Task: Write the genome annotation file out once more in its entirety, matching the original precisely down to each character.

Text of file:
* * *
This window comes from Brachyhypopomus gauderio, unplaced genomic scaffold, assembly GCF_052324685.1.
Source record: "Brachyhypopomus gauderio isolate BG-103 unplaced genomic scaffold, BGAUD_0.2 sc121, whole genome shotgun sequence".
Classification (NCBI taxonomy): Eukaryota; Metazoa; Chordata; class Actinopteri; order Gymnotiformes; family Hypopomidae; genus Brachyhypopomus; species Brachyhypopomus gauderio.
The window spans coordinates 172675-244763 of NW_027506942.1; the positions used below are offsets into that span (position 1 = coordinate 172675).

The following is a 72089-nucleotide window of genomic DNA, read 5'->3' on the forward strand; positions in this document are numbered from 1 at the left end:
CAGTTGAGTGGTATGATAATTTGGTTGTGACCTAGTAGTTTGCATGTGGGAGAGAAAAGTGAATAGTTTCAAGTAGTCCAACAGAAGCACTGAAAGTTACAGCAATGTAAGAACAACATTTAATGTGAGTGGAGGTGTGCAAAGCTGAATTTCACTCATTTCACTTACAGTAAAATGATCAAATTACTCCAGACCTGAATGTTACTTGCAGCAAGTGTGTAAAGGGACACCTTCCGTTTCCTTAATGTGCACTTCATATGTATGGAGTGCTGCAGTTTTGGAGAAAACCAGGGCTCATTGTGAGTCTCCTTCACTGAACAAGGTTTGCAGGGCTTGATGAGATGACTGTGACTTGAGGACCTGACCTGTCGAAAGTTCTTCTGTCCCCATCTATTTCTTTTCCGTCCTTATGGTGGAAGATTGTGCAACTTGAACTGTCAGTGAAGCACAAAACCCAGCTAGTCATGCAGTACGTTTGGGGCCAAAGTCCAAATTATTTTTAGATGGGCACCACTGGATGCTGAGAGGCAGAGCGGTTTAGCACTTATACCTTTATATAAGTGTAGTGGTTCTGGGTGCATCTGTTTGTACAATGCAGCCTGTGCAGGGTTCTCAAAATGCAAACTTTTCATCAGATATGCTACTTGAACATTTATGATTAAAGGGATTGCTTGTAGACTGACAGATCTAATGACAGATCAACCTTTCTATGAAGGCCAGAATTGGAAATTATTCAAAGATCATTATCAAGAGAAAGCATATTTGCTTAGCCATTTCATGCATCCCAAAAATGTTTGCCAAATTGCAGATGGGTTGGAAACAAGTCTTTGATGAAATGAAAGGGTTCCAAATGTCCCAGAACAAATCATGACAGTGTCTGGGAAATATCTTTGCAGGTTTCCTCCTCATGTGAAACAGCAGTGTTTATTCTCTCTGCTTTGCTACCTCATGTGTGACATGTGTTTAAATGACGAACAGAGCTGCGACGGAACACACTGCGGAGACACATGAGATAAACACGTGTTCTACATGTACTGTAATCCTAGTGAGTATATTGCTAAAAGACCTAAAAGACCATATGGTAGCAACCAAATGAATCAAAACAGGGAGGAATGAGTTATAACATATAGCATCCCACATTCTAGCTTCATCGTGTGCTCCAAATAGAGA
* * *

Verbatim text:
This window comes from Brachyhypopomus gauderio, unplaced genomic scaffold, assembly GCF_052324685.1.
Source record: "Brachyhypopomus gauderio isolate BG-103 unplaced genomic scaffold, BGAUD_0.2 sc121, whole genome shotgun sequence".
Classification (NCBI taxonomy): Eukaryota; Metazoa; Chordata; class Actinopteri; order Gymnotiformes; family Hypopomidae; genus Brachyhypopomus; species Brachyhypopomus gauderio.
The window spans coordinates 172675-244763 of NW_027506942.1; the positions used below are offsets into that span (position 1 = coordinate 172675).

The following is a 72089-nucleotide window of genomic DNA, read 5'->3' on the forward strand; positions in this document are numbered from 1 at the left end:
CAGTTGAGTGGTATGATAATTTGGTTGTGACCTAGTAGTTTGCATGTGGGAGAGAAAAGTGAATAGTTTCAAGTAGTCCAACAGAAGCACTGAAAGTTACAGCAATGTAAGAACAACATTTAATGTGAGTGGAGGTGTGCAAAGCTGAATTTCACTCATTTCACTTACAGTAAAATGATCAAATTACTCCAGACCTGAATGTTACTTGCAGCAAGTGTGTAAAGGGACACCTTCCGTTTCCTTAATGTGCACTTCATATGTATGGAGTGCTGCAGTTTTGGAGAAAACCAGGGCTCATTGTGAGTCTCCTTCACTGAACAAGGTTTGCAGGGCTTGATGAGATGACTGTGACTTGAGGACCTGACCTGTCGAAAGTTCTTCTGTCCCCATCTATTTCTTTTCCGTCCTTATGGTGGAAGATTGTGCAACTTGAACTGTCAGTGAAGCACAAAACCCAGCTAGTCATGCAGTACGTTTGGGGCCAAAGTCCAAATTATTTTTAGATGGGCACCACTGGATGCTGAGAGGCAGAGCGGTTTAGCACTTATACCTTTATATAAGTGTAGTGGTTCTGGGTGCATCTGTTTGTACAATGCAGCCTGTGCAGGGTTCTCAAAATGCAAACTTTTCATCAGATATGCTACTTGAACATTTATGATTAAAGGGATTGCTTGTAGACTGACAGATCTAATGACAGATCAACCTTTCTATGAAGGCCAGAATTGGAAATTATTCAAAGATCATTATCAAGAGAAAGCATATTTGCTTAGCCATTTCATGCATCCCAAAAATGTTTGCCAAATTGCAGATGGGTTGGAAACAAGTCTTTGATGAAATGAAAGGGTTCCAAATGTCCCAGAACAAATCATGACAGTGTCTGGGAAATATCTTTGCAGGTTTCCTCCTCATGTGAAACAGCAGTGTTTATTCTCTCTGCTTTGCTACCTCATGTGTGACATGTGTTTAAATGACGAACAGAGCTGCGACGGAACACACTGCGGAGACACATGAGATAAACACGTGTTCTACATGTACTGTAATCCTAGTGAGTATATTGCTAAAAGACCTAAAAGACCATATGGTAGCAACCAAATGAATCAAAACAGGGAGGAATGAGTTATAACATATAGCATCCCACATTCTAGCTTCATCGTGTGCTCCAAATAGAGA